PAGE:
Ep.026: Snake on a Stick

Hi, I’m Daniel Westfall on the channel “Pray With Me.”

As Moses was leading the Israelites to the promised land, the desert lacked many conveniences they were accustomed to. In today’s story, the people are complaining again to God and Moses. They said, “Why have you brought us up out of Egypt to die in the wilderness? There is no bread! There is no water! And we detest this miserable food!’”

Clearly, God and Moses haven’t studied management theory on “How to Meet and Exceed Customer Expectations.” If their monthly survey of the people asked, “How likely are you to recommend this experience to your friends and family?” the people would give them a net promoter score of zero.

But God wasn’t trying to increase his approval ratings. His goal was to teach the people to quit complaining. So he sent poisonous snakes into the crowd and people started dying. This got their attention, so they said to Moses, “We sinned when we spoke against the Lord and against you. Pray that the Lord will take the snakes away from us.” So Moses prayed for the people.

God gave Moses a solution. Put a bronze snake up on a pole in the middle of the crowd. Anyone who lis bitten can look at the bronze snake and live.

Odd, isn’t it? Create an image of a poisonous snake, post it in a public place, and look at it and live? I would have thought a better solution would be to get rid of the snakes.

Here are three quick comments on this passage

1. Most of us want our lives to be comfortable, well-fed, and and well-watered. Maybe even a glass of wine occasionally. And we think that God, if there is a God, should commit himself to making our world a better place — surely he could alleviate war and hunger and injustice. But that’s not the program God has designed for our world. Life is a desert journey. Is this really what we signed up for?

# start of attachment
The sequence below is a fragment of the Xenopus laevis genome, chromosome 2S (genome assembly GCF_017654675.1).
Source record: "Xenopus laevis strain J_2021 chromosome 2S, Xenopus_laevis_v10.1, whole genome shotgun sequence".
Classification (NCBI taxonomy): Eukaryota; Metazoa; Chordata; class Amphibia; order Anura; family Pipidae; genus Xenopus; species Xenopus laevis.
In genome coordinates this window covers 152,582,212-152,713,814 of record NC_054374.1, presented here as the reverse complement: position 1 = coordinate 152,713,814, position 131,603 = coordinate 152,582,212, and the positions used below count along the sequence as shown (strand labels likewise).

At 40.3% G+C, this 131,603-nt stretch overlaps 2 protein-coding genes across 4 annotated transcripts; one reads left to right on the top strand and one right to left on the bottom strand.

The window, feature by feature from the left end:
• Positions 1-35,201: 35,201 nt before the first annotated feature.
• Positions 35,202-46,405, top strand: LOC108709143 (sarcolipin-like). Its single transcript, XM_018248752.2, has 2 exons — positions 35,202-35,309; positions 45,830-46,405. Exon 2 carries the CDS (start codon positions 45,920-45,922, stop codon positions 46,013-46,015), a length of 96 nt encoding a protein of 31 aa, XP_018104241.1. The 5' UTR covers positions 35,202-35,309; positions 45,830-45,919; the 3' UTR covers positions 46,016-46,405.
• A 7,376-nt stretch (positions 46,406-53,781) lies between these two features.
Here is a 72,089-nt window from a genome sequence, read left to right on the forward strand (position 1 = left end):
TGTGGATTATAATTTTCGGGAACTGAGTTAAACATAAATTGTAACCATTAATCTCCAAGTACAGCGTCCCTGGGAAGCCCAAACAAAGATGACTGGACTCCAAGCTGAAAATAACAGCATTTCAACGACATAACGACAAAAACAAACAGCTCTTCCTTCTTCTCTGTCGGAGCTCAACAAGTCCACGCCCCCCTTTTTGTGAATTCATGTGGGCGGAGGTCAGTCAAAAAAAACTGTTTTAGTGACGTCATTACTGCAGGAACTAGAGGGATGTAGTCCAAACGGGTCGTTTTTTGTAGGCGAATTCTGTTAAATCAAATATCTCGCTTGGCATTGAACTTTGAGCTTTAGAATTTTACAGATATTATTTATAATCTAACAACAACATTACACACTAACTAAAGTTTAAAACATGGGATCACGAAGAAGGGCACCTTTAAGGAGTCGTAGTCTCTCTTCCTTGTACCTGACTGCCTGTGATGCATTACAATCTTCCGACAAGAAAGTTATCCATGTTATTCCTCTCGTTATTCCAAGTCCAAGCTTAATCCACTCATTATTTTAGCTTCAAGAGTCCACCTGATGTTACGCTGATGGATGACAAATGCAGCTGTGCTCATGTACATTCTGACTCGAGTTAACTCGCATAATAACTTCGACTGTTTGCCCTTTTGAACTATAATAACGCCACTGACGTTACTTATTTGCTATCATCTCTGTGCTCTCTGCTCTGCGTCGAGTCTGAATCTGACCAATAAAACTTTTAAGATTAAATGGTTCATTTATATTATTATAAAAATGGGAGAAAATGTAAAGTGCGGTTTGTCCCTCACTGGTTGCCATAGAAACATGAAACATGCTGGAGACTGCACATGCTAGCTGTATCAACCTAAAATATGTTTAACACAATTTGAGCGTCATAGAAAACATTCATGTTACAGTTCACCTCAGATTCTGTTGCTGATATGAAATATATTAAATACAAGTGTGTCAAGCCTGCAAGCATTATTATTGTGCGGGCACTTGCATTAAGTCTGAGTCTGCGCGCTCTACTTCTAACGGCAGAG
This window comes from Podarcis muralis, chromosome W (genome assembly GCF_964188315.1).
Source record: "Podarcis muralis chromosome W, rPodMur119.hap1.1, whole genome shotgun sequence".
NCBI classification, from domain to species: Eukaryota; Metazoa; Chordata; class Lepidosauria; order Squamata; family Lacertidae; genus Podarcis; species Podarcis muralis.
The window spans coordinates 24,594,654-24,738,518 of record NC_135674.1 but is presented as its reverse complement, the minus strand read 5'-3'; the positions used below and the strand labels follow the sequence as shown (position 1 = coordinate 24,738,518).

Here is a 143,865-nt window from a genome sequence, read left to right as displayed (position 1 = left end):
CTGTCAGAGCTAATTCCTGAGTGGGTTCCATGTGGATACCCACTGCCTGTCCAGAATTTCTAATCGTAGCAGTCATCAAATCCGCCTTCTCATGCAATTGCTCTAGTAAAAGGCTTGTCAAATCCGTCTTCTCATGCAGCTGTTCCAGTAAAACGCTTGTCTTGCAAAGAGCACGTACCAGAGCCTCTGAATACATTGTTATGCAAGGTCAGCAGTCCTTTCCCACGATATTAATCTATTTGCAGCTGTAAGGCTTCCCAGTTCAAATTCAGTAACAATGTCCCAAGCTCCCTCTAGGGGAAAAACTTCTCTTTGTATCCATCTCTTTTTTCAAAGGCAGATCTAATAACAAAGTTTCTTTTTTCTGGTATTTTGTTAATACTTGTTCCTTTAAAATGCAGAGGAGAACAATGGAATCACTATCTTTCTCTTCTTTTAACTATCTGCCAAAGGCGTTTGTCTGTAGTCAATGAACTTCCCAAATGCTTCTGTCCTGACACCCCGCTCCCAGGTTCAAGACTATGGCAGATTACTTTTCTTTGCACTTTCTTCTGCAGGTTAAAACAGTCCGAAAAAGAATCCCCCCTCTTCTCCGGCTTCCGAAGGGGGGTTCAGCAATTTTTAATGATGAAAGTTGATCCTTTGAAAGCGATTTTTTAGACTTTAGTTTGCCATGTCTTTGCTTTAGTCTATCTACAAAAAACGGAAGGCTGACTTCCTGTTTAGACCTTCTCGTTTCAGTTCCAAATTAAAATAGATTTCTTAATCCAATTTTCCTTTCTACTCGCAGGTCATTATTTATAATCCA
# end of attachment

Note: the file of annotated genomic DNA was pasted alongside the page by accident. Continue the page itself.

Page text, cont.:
2. Second, the solution is not to complain. In an Agatha Raisin novel by E. M. Beaton, Agatha’s neighbour complains to her about everything that is wrong with the Cotswold village in which they live and the people who live there. The author says, “Mrs Hardy’s words seeped like poison into [Agatha’s] brain” (M. C. Beaton, “Agatha Raisin and the Murderous Marriage.” New York: St. Martin’s Press, 1997.)

Complaining is like that. We create our own snakes that poison our view and narrow our vision. God has a different plan. If we receive this desert journey as a gift, it will strip away our shallow complaints and bring us face to face with the truth.

3. And third, the solution is to face squarely the things that bite us. God’s salvation for us complainers is to look away from ourselves, to a place where we see our problems displayed and objectified. A snake on a pole or a man on a cross can expose our sins and heal the poison that infects us.

Let’s pray.
Our Father, we are habitual complainers. We have summoned the snakes that poison our bodies and destroy our relationships. We see the devastation complaining has brought. So we turn our eyes to the snake on the pole. Make us healthy and thankful. Amen.

I’m Daniel on the channel “Pray with Me”.

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